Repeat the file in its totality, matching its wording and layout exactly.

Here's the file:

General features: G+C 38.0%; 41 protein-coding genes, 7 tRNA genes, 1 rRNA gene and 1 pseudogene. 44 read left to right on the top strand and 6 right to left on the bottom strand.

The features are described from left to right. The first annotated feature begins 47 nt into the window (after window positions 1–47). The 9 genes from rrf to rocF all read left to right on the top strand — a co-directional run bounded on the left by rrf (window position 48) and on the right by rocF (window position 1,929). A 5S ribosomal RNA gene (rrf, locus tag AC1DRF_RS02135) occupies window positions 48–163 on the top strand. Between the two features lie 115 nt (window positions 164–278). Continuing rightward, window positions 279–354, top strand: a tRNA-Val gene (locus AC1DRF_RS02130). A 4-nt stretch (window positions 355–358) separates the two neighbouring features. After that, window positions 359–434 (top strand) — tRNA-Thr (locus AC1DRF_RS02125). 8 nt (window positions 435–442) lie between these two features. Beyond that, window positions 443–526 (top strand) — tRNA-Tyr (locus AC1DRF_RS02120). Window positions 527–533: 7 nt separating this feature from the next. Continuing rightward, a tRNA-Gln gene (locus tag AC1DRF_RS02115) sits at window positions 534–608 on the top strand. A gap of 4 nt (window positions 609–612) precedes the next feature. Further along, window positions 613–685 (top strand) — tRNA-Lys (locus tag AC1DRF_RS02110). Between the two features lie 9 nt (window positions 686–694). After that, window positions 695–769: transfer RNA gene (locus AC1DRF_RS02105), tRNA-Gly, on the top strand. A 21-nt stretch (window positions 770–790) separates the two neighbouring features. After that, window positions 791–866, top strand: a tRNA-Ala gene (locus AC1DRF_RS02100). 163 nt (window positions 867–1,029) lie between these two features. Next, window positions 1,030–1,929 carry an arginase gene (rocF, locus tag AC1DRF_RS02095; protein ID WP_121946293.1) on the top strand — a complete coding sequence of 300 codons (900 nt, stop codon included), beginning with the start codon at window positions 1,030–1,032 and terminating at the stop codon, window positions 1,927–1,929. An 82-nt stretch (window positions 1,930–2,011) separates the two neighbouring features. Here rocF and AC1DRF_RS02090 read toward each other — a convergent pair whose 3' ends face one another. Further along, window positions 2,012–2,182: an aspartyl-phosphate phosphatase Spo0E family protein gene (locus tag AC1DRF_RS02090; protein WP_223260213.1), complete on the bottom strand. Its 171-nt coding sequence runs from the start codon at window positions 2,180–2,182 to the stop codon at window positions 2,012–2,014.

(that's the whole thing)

General features: G+C 38.0%; 41 protein-coding genes, 7 tRNA genes, 1 rRNA gene and 1 pseudogene. 44 read left to right on the top strand and 6 right to left on the bottom strand.

The features are described from left to right. The first annotated feature begins 47 nt into the window (after window positions 1–47). The 9 genes from rrf to rocF all read left to right on the top strand — a co-directional run bounded on the left by rrf (window position 48) and on the right by rocF (window position 1,929). A 5S ribosomal RNA gene (rrf, locus tag AC1DRF_RS02135) occupies window positions 48–163 on the top strand. Between the two features lie 115 nt (window positions 164–278). Continuing rightward, window positions 279–354, top strand: a tRNA-Val gene (locus AC1DRF_RS02130). A 4-nt stretch (window positions 355–358) separates the two neighbouring features. After that, window positions 359–434 (top strand) — tRNA-Thr (locus AC1DRF_RS02125). 8 nt (window positions 435–442) lie between these two features. Beyond that, window positions 443–526 (top strand) — tRNA-Tyr (locus AC1DRF_RS02120). Window positions 527–533: 7 nt separating this feature from the next. Continuing rightward, a tRNA-Gln gene (locus tag AC1DRF_RS02115) sits at window positions 534–608 on the top strand. A gap of 4 nt (window positions 609–612) precedes the next feature. Further along, window positions 613–685 (top strand) — tRNA-Lys (locus tag AC1DRF_RS02110). Between the two features lie 9 nt (window positions 686–694). After that, window positions 695–769: transfer RNA gene (locus AC1DRF_RS02105), tRNA-Gly, on the top strand. A 21-nt stretch (window positions 770–790) separates the two neighbouring features. After that, window positions 791–866, top strand: a tRNA-Ala gene (locus AC1DRF_RS02100). 163 nt (window positions 867–1,029) lie between these two features. Next, window positions 1,030–1,929 carry an arginase gene (rocF, locus tag AC1DRF_RS02095; protein ID WP_121946293.1) on the top strand — a complete coding sequence of 300 codons (900 nt, stop codon included), beginning with the start codon at window positions 1,030–1,032 and terminating at the stop codon, window positions 1,927–1,929. An 82-nt stretch (window positions 1,930–2,011) separates the two neighbouring features. Here rocF and AC1DRF_RS02090 read toward each other — a convergent pair whose 3' ends face one another. Further along, window positions 2,012–2,182: an aspartyl-phosphate phosphatase Spo0E family protein gene (locus tag AC1DRF_RS02090; protein WP_223260213.1), complete on the bottom strand. Its 171-nt coding sequence runs from the start codon at window positions 2,180–2,182 to the stop codon at window positions 2,012–2,014.